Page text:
This means, of course, that this film is very closely comparable to other similar movies such as House on Haunted Hill and The Legend of Hell House - though by no means diminished by the comparison. I'm afraid I found the main point-of-view character, Eleanor Lance slightly disappointing. She is the one most affected by the atmosphere in the house, and both her back-story of guilt after the recent death of her mother (for whom she has been a carer most of her life) and her psychological disintegration over the course of the film could have been very compelling. But for me she began the film already too neurotic and self-doubting for me to develop any real sympathy for her, or for her further journey into madness to carry much interest for me. Otherwise, though, the cocktail of characters was very well-judged, the individuals convincing and well-defined, and the interplay between them as they experienced greater and greater terror very compelling. As for the location and sets (the latter purpose-built for the film), they did a huge amount to underscore the atmosphere of the story, and were beautifully shot using all sorts of interesting angles and framing devices.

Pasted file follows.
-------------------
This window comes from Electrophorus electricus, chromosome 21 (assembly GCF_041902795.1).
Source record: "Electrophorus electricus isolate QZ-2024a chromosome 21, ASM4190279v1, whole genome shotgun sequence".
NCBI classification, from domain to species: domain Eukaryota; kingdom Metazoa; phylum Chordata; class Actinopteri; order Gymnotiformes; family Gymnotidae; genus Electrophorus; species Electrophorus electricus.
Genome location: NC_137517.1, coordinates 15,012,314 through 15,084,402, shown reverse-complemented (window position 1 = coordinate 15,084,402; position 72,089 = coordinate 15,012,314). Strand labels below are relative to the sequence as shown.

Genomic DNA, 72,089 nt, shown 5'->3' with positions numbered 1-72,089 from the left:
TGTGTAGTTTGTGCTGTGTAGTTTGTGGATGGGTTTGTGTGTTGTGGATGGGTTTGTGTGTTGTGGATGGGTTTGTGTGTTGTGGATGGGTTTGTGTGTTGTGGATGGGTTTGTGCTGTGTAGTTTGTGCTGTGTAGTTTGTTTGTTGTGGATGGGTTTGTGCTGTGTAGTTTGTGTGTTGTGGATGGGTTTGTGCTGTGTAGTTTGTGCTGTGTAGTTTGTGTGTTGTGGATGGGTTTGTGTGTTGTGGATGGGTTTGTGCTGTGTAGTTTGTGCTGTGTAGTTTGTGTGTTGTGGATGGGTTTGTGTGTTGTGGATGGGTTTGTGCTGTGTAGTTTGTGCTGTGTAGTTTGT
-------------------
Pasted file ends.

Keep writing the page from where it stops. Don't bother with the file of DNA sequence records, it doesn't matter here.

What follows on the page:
So far, so very competently-made haunted house story, but the one extra element which took us quite by surprise in a film from 1963 was the heavily-suggested homoerotic sexual tension between Eleanor Lance and another female character, the sassy and very modern Theodora (or Theo for short). This isn't exactly what you would call a positive representation, of course - how could it be in 1963? At one point, Eleanor roundly accuses Theo of being both jealous of her own growing attraction to (the male) Dr. Markway, and of being 'unnatural' and one of 'nature's mistakes'. But on the other hand, they also have scenes of close intimacy - holding hands, walking arm in arm and painting their toe-nails together - in which it is quite clear that Eleanor is just as drawn to Theo as Theo is to her. And in the end, it is Theo, the character depicted as being consciously aware of her own lesbian desires and knowingly acting on them, who survives the film, while the more repressed Eleanor is broken by the house to the extent that she dies and becomes one of its victims. So there is something a little more complex than a simple heteronormative morality tale going on here, and something which in turn opens the door to some more interesting readings of what exactly the unseen terrors within the house represent - uncontrolled female sexual desire, perhaps? Viewers must decide for themselves.
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